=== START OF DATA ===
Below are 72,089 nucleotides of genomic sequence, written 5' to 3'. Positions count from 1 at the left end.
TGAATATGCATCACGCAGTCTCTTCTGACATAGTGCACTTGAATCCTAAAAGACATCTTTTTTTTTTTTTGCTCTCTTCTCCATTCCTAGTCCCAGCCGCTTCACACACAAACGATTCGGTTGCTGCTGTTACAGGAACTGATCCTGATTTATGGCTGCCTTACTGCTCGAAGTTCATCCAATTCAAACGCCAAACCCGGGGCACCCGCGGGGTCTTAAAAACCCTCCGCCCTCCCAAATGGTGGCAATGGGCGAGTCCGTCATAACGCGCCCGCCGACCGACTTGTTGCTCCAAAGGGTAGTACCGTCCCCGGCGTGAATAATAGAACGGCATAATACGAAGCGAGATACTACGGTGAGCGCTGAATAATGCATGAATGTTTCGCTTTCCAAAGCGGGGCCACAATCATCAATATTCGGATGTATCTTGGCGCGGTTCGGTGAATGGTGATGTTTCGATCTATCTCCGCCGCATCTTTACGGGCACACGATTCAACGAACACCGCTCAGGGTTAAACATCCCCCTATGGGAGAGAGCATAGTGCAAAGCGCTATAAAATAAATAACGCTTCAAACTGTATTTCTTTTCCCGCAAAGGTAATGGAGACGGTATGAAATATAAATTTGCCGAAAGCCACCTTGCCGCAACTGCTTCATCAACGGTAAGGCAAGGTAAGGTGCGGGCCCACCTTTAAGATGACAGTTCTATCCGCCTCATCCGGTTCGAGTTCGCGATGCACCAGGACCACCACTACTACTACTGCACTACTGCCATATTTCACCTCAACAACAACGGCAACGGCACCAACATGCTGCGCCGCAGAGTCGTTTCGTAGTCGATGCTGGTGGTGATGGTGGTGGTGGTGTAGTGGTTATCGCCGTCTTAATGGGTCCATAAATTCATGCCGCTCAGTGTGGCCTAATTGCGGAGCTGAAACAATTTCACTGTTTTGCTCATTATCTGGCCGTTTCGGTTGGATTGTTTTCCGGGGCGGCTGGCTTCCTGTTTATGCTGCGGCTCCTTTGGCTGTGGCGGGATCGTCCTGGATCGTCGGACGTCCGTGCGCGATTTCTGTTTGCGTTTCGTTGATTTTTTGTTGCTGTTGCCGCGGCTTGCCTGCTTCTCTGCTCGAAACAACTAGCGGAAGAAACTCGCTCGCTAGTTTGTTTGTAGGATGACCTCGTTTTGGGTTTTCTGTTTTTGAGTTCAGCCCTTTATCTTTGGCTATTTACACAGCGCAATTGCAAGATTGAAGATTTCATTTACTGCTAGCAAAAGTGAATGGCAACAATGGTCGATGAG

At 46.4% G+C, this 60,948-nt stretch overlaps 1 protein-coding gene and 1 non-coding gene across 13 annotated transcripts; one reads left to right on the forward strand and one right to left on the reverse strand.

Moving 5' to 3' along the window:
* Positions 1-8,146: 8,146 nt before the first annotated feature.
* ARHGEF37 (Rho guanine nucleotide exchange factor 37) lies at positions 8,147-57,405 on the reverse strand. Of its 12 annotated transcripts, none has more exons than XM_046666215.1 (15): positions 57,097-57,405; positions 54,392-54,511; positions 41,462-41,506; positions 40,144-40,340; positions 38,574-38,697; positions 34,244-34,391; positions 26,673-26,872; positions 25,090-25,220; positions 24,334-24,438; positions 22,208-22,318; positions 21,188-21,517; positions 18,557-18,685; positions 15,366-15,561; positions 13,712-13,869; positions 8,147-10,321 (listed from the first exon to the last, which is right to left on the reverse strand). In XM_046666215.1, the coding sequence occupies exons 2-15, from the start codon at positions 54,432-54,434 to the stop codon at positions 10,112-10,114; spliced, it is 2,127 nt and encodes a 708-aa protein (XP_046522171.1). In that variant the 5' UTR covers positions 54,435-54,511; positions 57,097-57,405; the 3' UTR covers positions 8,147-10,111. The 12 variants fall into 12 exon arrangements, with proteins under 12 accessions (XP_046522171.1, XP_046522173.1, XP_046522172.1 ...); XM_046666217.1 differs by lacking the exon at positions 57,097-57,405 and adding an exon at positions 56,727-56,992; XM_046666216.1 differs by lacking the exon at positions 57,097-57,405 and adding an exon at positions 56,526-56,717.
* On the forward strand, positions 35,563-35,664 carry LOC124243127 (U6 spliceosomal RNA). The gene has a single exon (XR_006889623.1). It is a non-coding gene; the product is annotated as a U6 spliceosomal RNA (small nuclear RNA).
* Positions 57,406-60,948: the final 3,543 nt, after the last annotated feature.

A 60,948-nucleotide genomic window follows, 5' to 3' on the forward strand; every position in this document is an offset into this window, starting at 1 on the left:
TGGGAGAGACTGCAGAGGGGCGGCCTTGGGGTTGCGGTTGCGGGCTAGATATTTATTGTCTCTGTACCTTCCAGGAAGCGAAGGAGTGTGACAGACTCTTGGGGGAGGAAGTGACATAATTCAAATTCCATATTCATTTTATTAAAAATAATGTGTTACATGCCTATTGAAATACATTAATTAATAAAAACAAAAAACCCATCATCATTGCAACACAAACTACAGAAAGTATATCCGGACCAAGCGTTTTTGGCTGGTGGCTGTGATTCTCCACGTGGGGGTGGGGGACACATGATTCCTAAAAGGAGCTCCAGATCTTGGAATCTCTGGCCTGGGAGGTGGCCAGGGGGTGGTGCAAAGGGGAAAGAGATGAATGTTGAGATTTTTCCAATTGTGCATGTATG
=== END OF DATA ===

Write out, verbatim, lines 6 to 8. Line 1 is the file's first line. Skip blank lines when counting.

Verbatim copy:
* ARHGEF37 (Rho guanine nucleotide exchange factor 37) lies at positions 8,147-57,405 on the reverse strand. Of its 12 annotated transcripts, none has more exons than XM_046666215.1 (15): positions 57,097-57,405; positions 54,392-54,511; positions 41,462-41,506; positions 40,144-40,340; positions 38,574-38,697; positions 34,244-34,391; positions 26,673-26,872; positions 25,090-25,220; positions 24,334-24,438; positions 22,208-22,318; positions 21,188-21,517; positions 18,557-18,685; positions 15,366-15,561; positions 13,712-13,869; positions 8,147-10,321 (listed from the first exon to the last, which is right to left on the reverse strand). In XM_046666215.1, the coding sequence occupies exons 2-15, from the start codon at positions 54,432-54,434 to the stop codon at positions 10,112-10,114; spliced, it is 2,127 nt and encodes a 708-aa protein (XP_046522171.1). In that variant the 5' UTR covers positions 54,435-54,511; positions 57,097-57,405; the 3' UTR covers positions 8,147-10,111. The 12 variants fall into 12 exon arrangements, with proteins under 12 accessions (XP_046522171.1, XP_046522173.1, XP_046522172.1 ...); XM_046666217.1 differs by lacking the exon at positions 57,097-57,405 and adding an exon at positions 56,727-56,992; XM_046666216.1 differs by lacking the exon at positions 57,097-57,405 and adding an exon at positions 56,526-56,717.
* On the forward strand, positions 35,563-35,664 carry LOC124243127 (U6 spliceosomal RNA). The gene has a single exon (XR_006889623.1). It is a non-coding gene; the product is annotated as a U6 spliceosomal RNA (small nuclear RNA).
* Positions 57,406-60,948: the final 3,543 nt, after the last annotated feature.